Internationalisation Strategies of the Tata Group in the early 2000s

This article covers the internationalisation strategies of four of the businesses of the Tata Group in the early 2000s: Tata Consultancy Services, Indian Hotels Company, Tata Tea and Tata Steel.

**A caveat: the information regarding how each business had planned its expansion is based on the facts known at the time of the execution of their strategies in the early 2000s. The dynamic nature of the businesses would now present us with newer information.

Tata Research Development and Design Centre

Tata Research Development and Design Centre (Photo credit: Wikipedia)

Tata Consultancy Services (TCS)

The nature of consultancy services is such that they are not necessarily location-bound as the ubiquity of the Internet allows for the low-cost exchange of information (Hamill, 1997) across geographical distances. As such, a “Born Global” (Autio et al., 2000) like TCS is able to “decouple” some parts of its service production from consumption (Erramili, 1990), for e.g., producing a presentation and then emailing it to the client who will read it across another time zone, and “derive significant competitive advantage from the use of resources and the sale of outputs in multiple countries” (Oviatt and McDougall, 1994).

Its long-term M&A strategy focused on targeted additions to TCS’ technological capabilities as such service-related capabilities are replicable. To accelerate its global footprint, it behooved TCS to develop internal staff capabilities instead of using the market to manage M&A. Experience gained becomes tacit institutional know-how (Nonaka, 1994) which translates to replicating acquisition processes and faster exploitation of similar M&A opportunities. This is observed in the TCS acquisition trend commencing in 2001 with one company followed by the subsequent waves in 2004, 2005 and 2006 with 3 companies in each year.

Indian Hotels Company (IHC)

Hotel services are location-bound and simultaneously produced and consumed (Boddewyn et al., 1986). The hotel industry has a “high frequency” of management contracts (Dunning and McQueen, 1982) as both hotel owners and hotel management companies enter into mutually advantageous arrangements.

This provided IHC the opportunity to be closely connected to target markets with “intangible commitments” (Hadjikhani, 1997) at low-risk exposure (in its case, The Pierre hotel in the US). These contracts increased IHC’s learning of foreign market knowledge (Forsgren, 2002), allowing it access to “economies of information” to achieve desired scale effects (Galbriath and Kay, 1986), and aided in its subsequent acquisitions (Johanson and Vahlne, 1977) (in its case, hotels in Boston and San Francisco).

The employment of small equity positions allowed IHC to gain partial stakes across more entities rather than full ownership over a few by spreading risk across different baskets,  and IHC’s subsequent deviation into acquisitions from December 2005 could be due to a concern for quality dilution that could be be addressed only through direct ownership (Contractor and Kundu, 1998).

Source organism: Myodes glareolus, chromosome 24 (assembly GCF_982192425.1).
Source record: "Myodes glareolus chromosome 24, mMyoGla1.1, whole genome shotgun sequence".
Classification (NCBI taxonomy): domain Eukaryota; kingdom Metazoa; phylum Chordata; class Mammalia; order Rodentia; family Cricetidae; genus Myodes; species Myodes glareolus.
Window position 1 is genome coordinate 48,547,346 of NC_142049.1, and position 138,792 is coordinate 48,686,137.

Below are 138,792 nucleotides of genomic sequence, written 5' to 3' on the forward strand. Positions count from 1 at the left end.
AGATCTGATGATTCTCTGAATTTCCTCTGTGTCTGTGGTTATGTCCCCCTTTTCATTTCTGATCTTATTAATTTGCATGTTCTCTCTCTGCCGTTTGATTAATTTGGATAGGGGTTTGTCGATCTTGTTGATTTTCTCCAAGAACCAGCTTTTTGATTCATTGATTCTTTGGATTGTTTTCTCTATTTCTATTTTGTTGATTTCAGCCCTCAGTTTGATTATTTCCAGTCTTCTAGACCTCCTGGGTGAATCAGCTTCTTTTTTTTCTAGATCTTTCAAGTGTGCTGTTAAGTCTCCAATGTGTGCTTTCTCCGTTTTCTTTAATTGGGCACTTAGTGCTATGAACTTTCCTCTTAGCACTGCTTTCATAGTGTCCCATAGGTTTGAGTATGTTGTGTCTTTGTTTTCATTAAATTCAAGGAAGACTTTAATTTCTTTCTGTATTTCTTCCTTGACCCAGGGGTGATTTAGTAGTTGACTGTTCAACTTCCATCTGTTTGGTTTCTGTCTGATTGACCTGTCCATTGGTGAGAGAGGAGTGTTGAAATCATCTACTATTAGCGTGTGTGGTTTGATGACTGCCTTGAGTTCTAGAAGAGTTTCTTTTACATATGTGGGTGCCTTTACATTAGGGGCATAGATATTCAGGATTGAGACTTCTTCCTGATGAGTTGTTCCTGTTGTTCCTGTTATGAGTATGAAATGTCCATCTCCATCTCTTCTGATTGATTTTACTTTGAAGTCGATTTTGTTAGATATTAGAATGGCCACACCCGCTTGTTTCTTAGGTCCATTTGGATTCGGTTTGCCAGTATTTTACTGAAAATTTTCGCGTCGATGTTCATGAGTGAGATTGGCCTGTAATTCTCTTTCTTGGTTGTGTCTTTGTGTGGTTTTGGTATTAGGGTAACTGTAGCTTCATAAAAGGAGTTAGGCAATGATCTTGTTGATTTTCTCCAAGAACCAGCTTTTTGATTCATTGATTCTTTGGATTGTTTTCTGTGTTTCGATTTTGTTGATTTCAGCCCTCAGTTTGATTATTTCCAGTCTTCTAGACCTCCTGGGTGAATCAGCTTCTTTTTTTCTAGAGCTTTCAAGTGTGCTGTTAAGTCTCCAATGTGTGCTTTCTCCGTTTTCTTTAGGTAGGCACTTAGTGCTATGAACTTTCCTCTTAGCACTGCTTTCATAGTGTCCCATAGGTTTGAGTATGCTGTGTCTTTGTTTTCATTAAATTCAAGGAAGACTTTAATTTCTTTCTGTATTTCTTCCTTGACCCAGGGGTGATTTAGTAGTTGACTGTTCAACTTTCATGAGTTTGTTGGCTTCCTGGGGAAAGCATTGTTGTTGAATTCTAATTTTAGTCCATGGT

Tata Tea (TT)

TT produced mass market tea and Tetley’s higher-end, branded market tea that complemented TT’s product became the avenue to reposition the TT brand up the value chain and improve its ‘advantage package’ (Sandén and Vahlne, 1976, cited in Johanson and Vahlne, 1990).

As Tetley was thrice the size of TT and posed a high risk to acquire, TT had to fit its resources to the external opportunity (Conner, 1991). TT employed the use of a special purpose vehicle (SPV) to provide it a ‘bankruptcy remote’ (Klee and Butler, 2002) manner for the buyout. The non-recourse debt-financing approach and ring-fencing of the financing abroad also sought to spread, isolate and distance the risk and legal liability thereof from TT.

Part of TT’s consideration for acquisition was also good management talent, a specialised asset (Erramilli and Rao, 1993) which it retained to continue with the day-to-day operations without disruptions.

Tata Steel (TS)

TS’ internationalisation strategy is evidenced by its development of business relationship networks (Johansson and Mattsson, 1988) to upscale itself on the ‘advantage cycle’ (Sandén and Vahlne, 1976, cited in Johanson and Vahlne, 1990). For e.g., TS’ JV with NYK Line was to exercise greater control over the shipping logistical end of its supply chain; an essential portion of steel production business. Its JV with BlueScope Steel was so that it could expand its product offering downstream while accessing knowledge and sharing its risks of market entry into Southeast Asia. The price of steel as a commodity fluctuated significantly and had a great impact on TS’ profits, which perhaps also explained its progress into “branded” steel products to provide a better cushion.

It also acquired companies in advanced markets to improve its R&D capabilities but more importantly, to engage in preemptive internationalisation (Hout et al., 1982). Following the merger of Arcelor and Mittal Steel, there could be further consolidations within the steel industry and it behooved TS to acquire Corus in order to grow to become a consolidated entity or risk becoming a minor, fringe player which eventually becomes an acquisition target as other consolidated entities grew stronger.

Additionally, in order for TS to realise the cost synergies and benefits through the de-integrated model with Corus, TS would have to engage its planned expansions in ‘online internationalisation’ (Yamin and Sinkovics, 2006) for parts of the value chain that are online (Sahay and Gould, 1998). The online architecture would allow for an integrated delivery platform (Porter 2001) for the global operations of ‘finishing facilities in places where customers exist and primary manufacturing facilities in places where manufacturing is competitive’ (Trikannad, 2005).




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